Breakfast ↓ Breakfast is served daily between 7 and 9am in the Vistas Dining Room, the top floor of the Sally Borden Building. (Vistas Dining Room) |

09:00 - 10:00 |
James Allen Fill: Density Functions for QuickQuant ↓ We prove that, for every $0 \leq t \leq 1$, the limiting distribution of the scale-normalized number of key comparisons used by the celebrated algorithm
{\tt QuickQuant} to find the $t$th quantile in a randomly ordered list has a Lipschitz continuous density function $f_t$ that is bounded above by $10$. Furthermore, this density $f_t(x)$ is positive for every $x > \min\{t, 1 - t\}$ and, uniformly in $t$, enjoys superexponential decay in the right tail. We also prove that the survival function $1 - F_t(x) = \int_x^{\infty}\!f_t(y)\,\mathrm{d} y$ and the density function $f_t(x)$ both have the right tail asymptotics
$\exp [-x \ln x - x \ln \ln x + O(x)]$. We use the right-tail asymptotics to bound large deviations for the scale-normalized number of key comparisons used by {\tt QuickQuant}. Our results also enable perfect simulation from the limiting distribution.
This is joint work with Wei-Chun Hung. (TCPL 201) |

10:00 - 10:30 | Coffee Break (TCPL Foyer) |

10:30 - 11:00 |
Pawel Hitczenko: Asymptotics of the Overflow in Urn Models ↓ Consider a collection (possibly infinite) of distinct containers
in which balls are to be inserted. All containers have the same
finite capacity r.
Each arriving ball is to be placed in one of the containers,
randomly (according to a given distribution) and
independently of other balls. However, if the container
selected for a given ball is already full, the ball lands in the
overflow basket. We are interested in the number of balls in
that basket as the number balls grows.
The talk is based on joint work with R. Gouet and J. Wesolowski. (TCPL 201) |

11:00 - 11:30 |
Geronimo Uribe Bravo: On the profile of trees with a given degree sequence ↓ We will discuss a scaling limit for the sequence
of generation sizes of a (rooted plane) tree with a given degree sequence.
The main tools used in the proof include fluctuation theory and the
stability analysis of a time-change equation for exchangeable increment processes.
The scaling limit result extends and (probabilistically) proves a
conjecture by Aldous concerning the profile of conditioned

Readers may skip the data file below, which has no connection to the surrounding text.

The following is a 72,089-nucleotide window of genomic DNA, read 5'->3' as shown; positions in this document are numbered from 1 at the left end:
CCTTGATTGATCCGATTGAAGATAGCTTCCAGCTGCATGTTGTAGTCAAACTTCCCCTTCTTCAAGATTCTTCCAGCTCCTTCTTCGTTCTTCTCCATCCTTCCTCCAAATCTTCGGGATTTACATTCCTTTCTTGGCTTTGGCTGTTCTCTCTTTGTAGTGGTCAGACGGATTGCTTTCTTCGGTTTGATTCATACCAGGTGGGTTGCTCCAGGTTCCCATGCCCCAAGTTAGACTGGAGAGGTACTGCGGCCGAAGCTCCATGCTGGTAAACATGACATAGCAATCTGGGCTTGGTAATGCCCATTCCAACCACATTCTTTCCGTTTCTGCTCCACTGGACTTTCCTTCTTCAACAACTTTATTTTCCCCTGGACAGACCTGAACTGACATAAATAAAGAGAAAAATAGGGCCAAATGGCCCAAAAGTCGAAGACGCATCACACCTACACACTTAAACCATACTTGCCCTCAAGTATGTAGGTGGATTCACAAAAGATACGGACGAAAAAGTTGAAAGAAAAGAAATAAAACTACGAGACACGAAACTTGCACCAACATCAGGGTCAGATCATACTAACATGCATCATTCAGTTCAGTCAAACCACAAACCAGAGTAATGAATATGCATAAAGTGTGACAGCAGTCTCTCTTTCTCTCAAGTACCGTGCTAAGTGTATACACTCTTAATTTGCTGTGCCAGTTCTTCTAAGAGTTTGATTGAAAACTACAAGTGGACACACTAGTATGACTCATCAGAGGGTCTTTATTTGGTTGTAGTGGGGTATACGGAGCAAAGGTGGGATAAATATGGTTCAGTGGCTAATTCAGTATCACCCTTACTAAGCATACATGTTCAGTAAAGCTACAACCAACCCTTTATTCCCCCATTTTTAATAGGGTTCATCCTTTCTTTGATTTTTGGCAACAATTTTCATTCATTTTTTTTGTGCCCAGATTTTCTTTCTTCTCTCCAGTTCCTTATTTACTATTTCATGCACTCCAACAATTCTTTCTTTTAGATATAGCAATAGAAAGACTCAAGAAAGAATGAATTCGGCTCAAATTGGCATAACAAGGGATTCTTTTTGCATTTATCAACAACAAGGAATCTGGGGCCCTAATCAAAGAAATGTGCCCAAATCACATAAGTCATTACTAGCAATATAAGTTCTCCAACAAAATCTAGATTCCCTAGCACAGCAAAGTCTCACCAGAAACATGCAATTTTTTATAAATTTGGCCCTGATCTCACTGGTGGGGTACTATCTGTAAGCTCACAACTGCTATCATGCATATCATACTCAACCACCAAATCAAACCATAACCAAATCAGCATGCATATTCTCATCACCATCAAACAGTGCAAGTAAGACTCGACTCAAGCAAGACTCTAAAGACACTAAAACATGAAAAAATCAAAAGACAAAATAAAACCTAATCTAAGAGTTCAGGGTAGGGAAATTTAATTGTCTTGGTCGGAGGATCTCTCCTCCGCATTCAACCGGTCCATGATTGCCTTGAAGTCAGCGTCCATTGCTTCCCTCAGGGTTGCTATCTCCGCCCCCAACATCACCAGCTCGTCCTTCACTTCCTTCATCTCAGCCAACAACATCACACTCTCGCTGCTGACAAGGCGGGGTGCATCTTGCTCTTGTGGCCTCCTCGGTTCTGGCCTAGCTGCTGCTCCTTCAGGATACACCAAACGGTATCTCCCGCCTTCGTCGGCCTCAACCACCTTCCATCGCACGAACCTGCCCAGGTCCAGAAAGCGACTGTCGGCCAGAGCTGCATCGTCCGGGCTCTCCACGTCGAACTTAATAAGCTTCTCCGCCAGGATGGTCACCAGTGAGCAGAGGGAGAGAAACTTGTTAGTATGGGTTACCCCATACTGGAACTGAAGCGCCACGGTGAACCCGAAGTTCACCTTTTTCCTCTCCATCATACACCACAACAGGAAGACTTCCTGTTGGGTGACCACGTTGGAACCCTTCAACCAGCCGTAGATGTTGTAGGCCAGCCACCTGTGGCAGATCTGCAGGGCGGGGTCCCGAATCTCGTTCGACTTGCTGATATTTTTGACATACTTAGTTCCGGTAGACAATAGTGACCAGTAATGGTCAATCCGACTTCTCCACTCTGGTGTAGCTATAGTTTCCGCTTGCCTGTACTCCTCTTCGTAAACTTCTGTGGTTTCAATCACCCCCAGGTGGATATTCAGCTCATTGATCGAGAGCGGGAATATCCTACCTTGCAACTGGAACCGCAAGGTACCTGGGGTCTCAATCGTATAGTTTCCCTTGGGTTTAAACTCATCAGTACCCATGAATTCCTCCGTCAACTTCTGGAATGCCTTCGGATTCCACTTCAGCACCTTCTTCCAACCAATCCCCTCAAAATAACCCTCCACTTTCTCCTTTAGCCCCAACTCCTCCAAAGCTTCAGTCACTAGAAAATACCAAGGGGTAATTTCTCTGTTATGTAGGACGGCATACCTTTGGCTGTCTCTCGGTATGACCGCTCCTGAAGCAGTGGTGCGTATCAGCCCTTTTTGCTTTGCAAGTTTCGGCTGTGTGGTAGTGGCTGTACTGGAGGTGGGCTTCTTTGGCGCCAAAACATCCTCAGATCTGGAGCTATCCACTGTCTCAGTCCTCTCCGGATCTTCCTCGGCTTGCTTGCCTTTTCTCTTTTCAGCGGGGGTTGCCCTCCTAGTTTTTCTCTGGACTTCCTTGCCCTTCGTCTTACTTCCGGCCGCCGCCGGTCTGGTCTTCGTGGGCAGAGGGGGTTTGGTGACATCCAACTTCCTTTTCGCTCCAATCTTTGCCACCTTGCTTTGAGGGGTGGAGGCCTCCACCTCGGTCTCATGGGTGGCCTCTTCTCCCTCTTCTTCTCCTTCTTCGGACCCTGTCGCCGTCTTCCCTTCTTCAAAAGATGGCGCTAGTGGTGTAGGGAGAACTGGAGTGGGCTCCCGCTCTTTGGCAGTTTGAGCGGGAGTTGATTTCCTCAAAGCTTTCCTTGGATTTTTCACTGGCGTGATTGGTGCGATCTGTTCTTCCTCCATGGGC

Galton-Watson trees first settled by Drmota and Gittenberger using
analytic combinatorics. (TCPL 201) |

11:30 - 13:00 |
Lunch ↓ Lunch is served daily between 11:30am and 1:30pm in the Vistas Dining Room, the top floor of the Sally Borden Building. (Vistas Dining Room) |

13:30 - 14:00 |
Alex Iosevich: Vapnik-Chervonenkis dimension and Erdos type problems ↓ We are going to describe some relatively simple instances when the notion of the Vapnik-Chervonenkis dimension leads to a variety of interesting questions in the study of finite point configurations in vector spaces over finite fields. (Online) |

14:00 - 14:30 |
Saraí Hernández-Torres: Generalized chase-escape models and weighted Catalan numbers ↓ We will present a relation between weighted Catalan numbers and the phase transitions of a competitive growth process on a d-ary tree. The competitive growth processes presenting this relation are generalizations of chase-escape: chase-escape with death and distance-dependent chase-escape, which mimic the dynamics of a predator chasing prey, and the latter have random lifespans.
This talk is based on joint works with Erin Beckman, Keisha Cook, Nicole Eikmeier, and Matthew Junge; and with Matthew Junge, Naina Ray and Nidhi Ray. (TCPL 201) |

14:30 - 15:00 |
Sebastian Wild: On the combinatorics of space-efficient data structures ↓ This talk covers how probabilistic analysis brought us to new insights in space-efficient tree data structures, and how an average-case lens on data structure problems yields challenging open problems for combinatorialists. More concretely, I will introduce a simple universal source code (compression method) for many random sources of binary or ordinal (a.k.a. plane) trees based on tree covering, a method invented for succinct tree data structures. Unlike other such codes, tree covering can be augmented to a data structure that supports a wide range of queries on the stored tree (without decompressing it first). I will present our analyses of subtree distributions and give some context about their applications in data structures and compression. Tree covering decomposes a (binary or ordinal a.k.a. plane) tree into O(n/B) micro trees (connected subtrees) of O(B) nodes each, with restricted connections between micro trees; our code uses B = Θ(n). While distributions of fringe subtrees are often well understood, the challenge in the analysis here is to bound the entropy of all micro-tree shape, including the non-fringe ones.
The talk is mostly based on https://arxiv.org/abs/2104.13457 (TCPL 201) |

15:00 - 15:30 | Coffee Break (TCPL Foyer) |

15:30 - 16:00 |
Marcos Kiwi: Longest common subsequence of word limits ↓ Motivated by the limit theory of combinatorial objects, specifically
of word sequences, we consider a setting within which generalized
versions of intensively studied problems can be stated, in particular,
the Longest Common Subsequence problem, a problem about longest chains
of randomly chosen points in 2D integer lattice, and the Longest
Increasing Sequence problem. For the second of these problems we
establish a precise relation between its classical and our proposed
generalization. For the less understood first problem, we obtain similar
results but modulo a conjecture concerning the natural analogue of the